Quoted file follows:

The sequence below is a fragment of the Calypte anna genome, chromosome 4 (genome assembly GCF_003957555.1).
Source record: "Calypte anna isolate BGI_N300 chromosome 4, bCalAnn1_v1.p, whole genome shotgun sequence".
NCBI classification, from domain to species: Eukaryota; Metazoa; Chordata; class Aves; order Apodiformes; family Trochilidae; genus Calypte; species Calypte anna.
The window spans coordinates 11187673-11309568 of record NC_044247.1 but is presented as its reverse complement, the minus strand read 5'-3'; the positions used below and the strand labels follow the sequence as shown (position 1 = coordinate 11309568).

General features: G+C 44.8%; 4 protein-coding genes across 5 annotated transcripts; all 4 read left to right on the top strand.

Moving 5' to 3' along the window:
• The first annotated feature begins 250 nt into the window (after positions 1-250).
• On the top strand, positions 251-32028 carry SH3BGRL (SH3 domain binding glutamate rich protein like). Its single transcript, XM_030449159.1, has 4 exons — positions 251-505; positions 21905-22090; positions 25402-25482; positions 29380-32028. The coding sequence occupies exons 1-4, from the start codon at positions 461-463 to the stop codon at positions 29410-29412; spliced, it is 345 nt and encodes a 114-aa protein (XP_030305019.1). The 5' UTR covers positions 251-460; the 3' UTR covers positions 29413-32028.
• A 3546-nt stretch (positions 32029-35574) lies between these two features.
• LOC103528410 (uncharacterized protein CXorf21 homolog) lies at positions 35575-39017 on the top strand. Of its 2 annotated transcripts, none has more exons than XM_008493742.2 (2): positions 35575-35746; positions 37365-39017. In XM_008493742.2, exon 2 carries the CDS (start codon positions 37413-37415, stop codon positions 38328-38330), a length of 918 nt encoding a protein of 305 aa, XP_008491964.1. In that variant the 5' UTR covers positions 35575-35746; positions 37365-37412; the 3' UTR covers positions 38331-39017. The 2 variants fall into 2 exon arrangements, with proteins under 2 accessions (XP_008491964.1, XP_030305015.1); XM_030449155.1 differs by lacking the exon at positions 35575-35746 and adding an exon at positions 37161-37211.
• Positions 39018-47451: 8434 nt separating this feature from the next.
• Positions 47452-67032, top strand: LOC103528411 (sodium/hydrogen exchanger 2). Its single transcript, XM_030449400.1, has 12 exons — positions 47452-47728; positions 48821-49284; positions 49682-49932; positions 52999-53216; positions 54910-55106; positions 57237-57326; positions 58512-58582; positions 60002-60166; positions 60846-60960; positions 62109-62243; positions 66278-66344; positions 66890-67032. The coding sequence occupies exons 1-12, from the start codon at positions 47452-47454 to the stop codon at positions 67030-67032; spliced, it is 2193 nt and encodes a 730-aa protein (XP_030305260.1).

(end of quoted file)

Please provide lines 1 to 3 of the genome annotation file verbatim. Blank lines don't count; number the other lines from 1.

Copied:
The sequence below is a fragment of the Calypte anna genome, chromosome 4 (genome assembly GCF_003957555.1).
Source record: "Calypte anna isolate BGI_N300 chromosome 4, bCalAnn1_v1.p, whole genome shotgun sequence".
NCBI classification, from domain to species: Eukaryota; Metazoa; Chordata; class Aves; order Apodiformes; family Trochilidae; genus Calypte; species Calypte anna.